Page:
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Third-Party Evidence and Credibility are Key in Obtaining Innocent Spouse Relief (Sapp v. Comm’r)

By: Dana M. Horlick, Attorney, Woodruff Family Law Group

Sapp v. Comm’r, T.C. Memo. 2015-143, 2015 WL 4639260 (2015)

(a) Facts: The IRS assessed deficiencies on a husband and wife’s joint income tax returns for 2004, 2006, and 2008. The parties appealed to the Tax Court, and the wife sought both mandatory and discretionary innocent spouse relief. The IRS conceded that relief was appropriate, but the husband argued otherwise.

The tax at issue arose from the husband’s plumbing business, for which the wife served as bookkeeper. There was a history of domestic abuse in the marriage going back to 2002. The parties had been separated multiple times, and the wife spent time living in a domestic violence shelter.

At the time of the Tax Court hearing the parties were separated but not yet divorced. The wife had little income and was receiving food stamps.

(b) Issue: Was the wife entitled to innocent spouse relief?

(c) Answer to Issue: Yes.

(d) Summary of Rationale: Because the wife served as bookkeeper for the business, she knew of the tax matters at issue, and she was not eligible for mandatory innocent spouse relief.

For discretionary innocent spouse relief, there is an exception to the knowledge requirement in cases of abuse. The court summarily held that abuse was present, so the threshold conditions were met.

Without addressing the “safe harbor” conditions, the court moved directly to the discretionary factors. Two factors were favorable: the parties were separated and the wife would suffer financial hardship from paying the taxes. A third factor, the wife’s knowledge of the tax problem, was superficially negative, but is treated as favorable when abuse is present. Because all of the relevant factors were favorable, the court granted innocent spouse relief.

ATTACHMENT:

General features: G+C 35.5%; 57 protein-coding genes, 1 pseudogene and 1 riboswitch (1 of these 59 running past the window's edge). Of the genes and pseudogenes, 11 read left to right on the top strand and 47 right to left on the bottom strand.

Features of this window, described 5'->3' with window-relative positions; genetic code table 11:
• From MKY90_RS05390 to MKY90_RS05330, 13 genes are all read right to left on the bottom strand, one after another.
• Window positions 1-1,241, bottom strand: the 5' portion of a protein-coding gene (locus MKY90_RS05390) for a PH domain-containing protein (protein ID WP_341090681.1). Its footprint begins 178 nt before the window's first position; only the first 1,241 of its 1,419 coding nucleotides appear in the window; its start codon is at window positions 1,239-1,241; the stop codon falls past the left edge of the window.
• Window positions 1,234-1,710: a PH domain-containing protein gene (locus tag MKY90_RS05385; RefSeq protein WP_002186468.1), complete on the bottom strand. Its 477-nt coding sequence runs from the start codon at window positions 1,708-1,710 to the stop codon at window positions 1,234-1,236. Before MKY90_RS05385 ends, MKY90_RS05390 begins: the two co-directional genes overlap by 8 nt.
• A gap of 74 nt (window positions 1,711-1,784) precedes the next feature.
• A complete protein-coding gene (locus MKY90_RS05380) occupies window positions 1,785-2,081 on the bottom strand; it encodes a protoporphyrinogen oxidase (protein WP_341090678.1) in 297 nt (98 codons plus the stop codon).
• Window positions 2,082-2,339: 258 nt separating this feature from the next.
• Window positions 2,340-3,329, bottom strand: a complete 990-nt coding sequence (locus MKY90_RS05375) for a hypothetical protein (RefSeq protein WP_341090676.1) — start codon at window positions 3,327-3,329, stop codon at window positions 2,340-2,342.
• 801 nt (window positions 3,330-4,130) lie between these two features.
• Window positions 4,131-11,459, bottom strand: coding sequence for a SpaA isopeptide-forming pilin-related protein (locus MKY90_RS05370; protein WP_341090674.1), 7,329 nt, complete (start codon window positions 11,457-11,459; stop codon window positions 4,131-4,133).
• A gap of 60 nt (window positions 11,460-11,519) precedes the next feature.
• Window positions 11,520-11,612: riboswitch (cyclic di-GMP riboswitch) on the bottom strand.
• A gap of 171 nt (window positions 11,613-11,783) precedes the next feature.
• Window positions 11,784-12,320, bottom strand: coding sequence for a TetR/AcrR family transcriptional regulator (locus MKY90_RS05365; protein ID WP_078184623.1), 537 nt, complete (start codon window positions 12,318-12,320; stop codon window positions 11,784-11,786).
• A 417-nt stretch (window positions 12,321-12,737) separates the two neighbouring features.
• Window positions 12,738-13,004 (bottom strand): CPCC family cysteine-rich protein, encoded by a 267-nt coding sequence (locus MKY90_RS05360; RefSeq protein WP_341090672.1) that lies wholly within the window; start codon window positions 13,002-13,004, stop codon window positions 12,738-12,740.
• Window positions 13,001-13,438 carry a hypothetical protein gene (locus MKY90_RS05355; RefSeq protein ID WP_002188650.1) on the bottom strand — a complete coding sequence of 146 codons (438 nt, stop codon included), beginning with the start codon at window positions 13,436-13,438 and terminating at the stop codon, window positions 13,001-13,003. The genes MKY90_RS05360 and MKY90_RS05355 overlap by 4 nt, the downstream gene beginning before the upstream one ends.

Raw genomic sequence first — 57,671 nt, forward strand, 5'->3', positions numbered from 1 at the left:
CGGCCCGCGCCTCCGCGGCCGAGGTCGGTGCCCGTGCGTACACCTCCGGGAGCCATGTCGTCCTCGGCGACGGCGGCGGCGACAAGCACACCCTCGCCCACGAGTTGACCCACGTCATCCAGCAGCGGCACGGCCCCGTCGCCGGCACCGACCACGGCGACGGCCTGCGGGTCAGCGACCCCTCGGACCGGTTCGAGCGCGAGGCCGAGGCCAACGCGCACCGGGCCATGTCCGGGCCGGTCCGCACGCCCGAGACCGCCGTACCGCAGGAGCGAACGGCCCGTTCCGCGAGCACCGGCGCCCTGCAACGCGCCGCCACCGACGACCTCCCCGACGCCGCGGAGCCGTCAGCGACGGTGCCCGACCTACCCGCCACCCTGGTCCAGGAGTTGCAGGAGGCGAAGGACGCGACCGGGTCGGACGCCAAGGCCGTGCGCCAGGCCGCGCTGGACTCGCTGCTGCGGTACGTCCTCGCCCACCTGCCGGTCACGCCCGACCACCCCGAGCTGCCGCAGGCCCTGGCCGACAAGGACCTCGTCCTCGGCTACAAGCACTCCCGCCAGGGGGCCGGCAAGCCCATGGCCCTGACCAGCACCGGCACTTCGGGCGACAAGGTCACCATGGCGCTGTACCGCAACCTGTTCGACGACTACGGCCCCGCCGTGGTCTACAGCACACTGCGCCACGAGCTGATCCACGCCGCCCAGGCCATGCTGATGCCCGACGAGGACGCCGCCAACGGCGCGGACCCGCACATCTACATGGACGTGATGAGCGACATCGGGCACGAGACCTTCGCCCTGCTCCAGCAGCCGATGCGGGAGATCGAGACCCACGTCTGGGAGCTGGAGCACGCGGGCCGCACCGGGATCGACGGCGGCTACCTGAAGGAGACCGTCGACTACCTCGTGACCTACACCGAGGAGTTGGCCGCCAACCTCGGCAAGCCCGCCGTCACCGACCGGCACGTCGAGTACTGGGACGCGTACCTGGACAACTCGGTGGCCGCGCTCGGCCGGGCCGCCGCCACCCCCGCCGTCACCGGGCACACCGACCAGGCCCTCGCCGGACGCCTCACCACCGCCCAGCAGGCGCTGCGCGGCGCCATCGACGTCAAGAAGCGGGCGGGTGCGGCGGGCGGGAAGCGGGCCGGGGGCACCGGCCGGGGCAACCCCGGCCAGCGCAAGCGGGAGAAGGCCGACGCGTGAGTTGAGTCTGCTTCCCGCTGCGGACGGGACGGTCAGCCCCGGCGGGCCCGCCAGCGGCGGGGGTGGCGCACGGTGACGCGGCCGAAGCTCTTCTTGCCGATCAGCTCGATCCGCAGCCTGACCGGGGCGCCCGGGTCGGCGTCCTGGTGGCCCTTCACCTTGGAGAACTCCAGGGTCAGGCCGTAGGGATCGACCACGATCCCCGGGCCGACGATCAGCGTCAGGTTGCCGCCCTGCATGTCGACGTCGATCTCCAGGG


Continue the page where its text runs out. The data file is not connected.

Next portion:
1. Sapp is another case that speaks directly to the reasons why the IRS is now considering abuse as a factor in innocent spouse cases.
  1. The court was rather demure in setting forth the details of the evidence. “Although we are reluctant to include details of the abuse to which Ms. Sapp testified, we find that there is a history of domestic abuse in their relationship dating back at least to the birth of their first son in 2002.” 2015 WL 4639260, at *1.
  1. But abuse is a newly important factor in innocent spouse cases, and the requirements for proving abuse are an issue upon which hard law is needed. Some of the cases discussed in this outline suggest that the federal courts are seeing a wave of weak claims of abuse. An important tool in dealing with this wave is factual specificity in cases finding abuse, so that the practicing bar will know what a strong case of abuse looks like. The court’s reluctance to provide factual details does not help the federal courts work through the necessary process of defining abuse.
  1. The fact that the wife spent time in a domestic violence shelter was a solid piece of third-party evidence in favor of abuse.
  1. One suspects, however, that the primary factor driving the Tax Court’s conclusion was simply its belief that the wife was credible. The only real piece of third-party evidence referred to is the wife’s time in the domestic violence shelter. Sapp is therefore some evidence that a claim of abuse can be based primarily upon the abused spouse’s testimony—if the Tax Court finds that testimony credible.